Living on the Edge

Rooftop houses, Kwun Tong, Kowloon

Rooftop houses in Kwun Tong

By the end of this year, Hong Kong’s Buildings Department plans to finish clearing illegal rooftop structures from single-staircase buildings, marking the end of a clearance programme that began in 2001. But illegal rooftop communities continue to thrive, fed by a shortage of centrally located public housing and perennially high rents in the private sector.

Nine floors above Li Tak Street, in Tai Kok Tsui, more than 100 people live in haphazard shacks on the roof of a large block of flats.

Sam Fong, 23, who studies English at Polytechnic University and is an amateur photographer, moved to the rooftop two years ago, when he left Guangzhou to join his father, mother and sister in Hong Kong. They share a sheet-metal shack with small kitchen, living room and bedroom.

“Hong Kong is just like a jungle. You have to fight for your survival here,” said Fong, who recently started working part-time in a nearby supermarket. His father is a building concierge, his mother is a waitress and his sister works in a clothing store.

Because Fong, his mother and sister have not lived in Hong Kong for seven years, the family cannot apply for public housing, a common problem faced by poor immigrants.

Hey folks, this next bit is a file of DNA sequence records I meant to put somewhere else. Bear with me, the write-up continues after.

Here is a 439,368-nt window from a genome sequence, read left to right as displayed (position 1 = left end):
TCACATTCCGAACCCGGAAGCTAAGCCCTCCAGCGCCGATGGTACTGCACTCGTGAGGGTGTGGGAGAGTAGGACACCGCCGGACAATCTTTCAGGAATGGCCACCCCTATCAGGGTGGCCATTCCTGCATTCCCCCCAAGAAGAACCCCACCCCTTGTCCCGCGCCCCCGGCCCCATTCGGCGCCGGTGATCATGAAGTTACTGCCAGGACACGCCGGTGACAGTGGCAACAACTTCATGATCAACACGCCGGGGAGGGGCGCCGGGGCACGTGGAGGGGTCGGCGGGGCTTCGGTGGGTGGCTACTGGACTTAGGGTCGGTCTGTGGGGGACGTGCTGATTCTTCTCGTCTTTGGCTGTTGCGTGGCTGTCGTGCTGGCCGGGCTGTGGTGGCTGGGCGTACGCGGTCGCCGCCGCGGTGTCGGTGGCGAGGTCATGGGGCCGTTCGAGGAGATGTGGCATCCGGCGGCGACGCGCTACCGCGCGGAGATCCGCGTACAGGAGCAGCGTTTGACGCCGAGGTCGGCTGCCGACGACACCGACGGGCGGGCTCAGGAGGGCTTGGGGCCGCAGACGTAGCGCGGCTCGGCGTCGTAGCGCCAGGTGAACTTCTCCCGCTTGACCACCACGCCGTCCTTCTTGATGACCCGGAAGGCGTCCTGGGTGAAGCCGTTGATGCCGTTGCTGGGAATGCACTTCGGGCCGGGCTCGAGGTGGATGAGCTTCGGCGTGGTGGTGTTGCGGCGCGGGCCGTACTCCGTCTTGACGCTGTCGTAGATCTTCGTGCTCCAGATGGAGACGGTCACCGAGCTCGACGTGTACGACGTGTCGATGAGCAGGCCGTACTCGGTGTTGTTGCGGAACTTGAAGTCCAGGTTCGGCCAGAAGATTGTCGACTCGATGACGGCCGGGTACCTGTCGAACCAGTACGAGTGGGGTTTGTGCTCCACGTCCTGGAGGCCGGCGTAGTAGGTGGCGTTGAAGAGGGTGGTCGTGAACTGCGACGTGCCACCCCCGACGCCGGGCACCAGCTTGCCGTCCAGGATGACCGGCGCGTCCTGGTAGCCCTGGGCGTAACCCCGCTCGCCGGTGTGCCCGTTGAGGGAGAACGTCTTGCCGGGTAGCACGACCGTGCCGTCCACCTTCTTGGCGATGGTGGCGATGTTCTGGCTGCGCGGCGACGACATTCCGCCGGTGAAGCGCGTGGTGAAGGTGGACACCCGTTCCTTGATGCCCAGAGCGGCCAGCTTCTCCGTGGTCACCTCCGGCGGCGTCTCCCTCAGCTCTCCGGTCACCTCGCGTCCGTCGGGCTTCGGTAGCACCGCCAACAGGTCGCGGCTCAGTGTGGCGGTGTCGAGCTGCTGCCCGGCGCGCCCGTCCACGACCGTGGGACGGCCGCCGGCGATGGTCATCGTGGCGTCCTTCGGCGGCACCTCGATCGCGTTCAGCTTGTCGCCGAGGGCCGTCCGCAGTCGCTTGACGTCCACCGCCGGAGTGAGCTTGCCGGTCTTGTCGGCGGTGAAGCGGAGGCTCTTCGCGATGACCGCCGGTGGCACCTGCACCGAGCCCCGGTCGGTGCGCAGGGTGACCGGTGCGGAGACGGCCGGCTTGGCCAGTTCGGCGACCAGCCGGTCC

According to social workers who deal with housing problems in Kowloon, most roof dwellers are recent arrivals from the mainland, while others are immigrants or asylum-seekers from South Asia or Africa.

Some residents are barred from public housing because they make too much money — the limit is HK$15,800 a month for a family of four — but they still cannot afford other private accommodation.

“The government doesn’t supply enough housing,” said Sze Lai-shan, an organizer with the Society for Community Organization. “If they move [rooftop dwellers], they’ll make them homeless, so they just let them stay put.” As a result, tens of thousands of people across Hong Kong continue to live in rooftop communities.

Unauthorised rooftop structures pose a fire hazard, especially to those buildings with just one staircase, said Grace Yeung Siu-ping, principal information officer for the Buildings Department.

Over the past seven years, the department has cleared rooftop structures from more than 5,000 single-staircase buildings. After this year, however, “there is no plan to initiate a similar programme for other buildings,” Yeung said.

Despite their illegality, rooftop houses are often bought, sold and rented like any other kind of property, said Phoebe Lo Siu-ping, a social worker with the Neighbourhood Action-Advice Council, an NGO that helps roof dwellers find alternative housing.

“Some know what they’re getting into, but others have no idea that their houses are illegal. They don’t know that they won’t receive compensation if they’re forced to move.”

Still, she added, “Many people refuse to move because they think that living on a rooftop is better than living in public housing.”

Despite all the problems with living on a roof — heat, drainage and the long walk up flights of stairs — many people are willing to put up with it for its affordability and convenience.

Rooftop houses range from 100 to 300 square feet and sell for HK$30,000 to HK$40,000. Rents are from HK$700 to HK$2,000 per month. By comparison, the cheapest flat on sale in Tai Kok Tsui costs HK$280,000 and is just 218 square feet.

Yim Wong-wing, 51, bought a two-bedroom rooftop house from his brother when he moved to Hong Kong from Bangkok two years ago.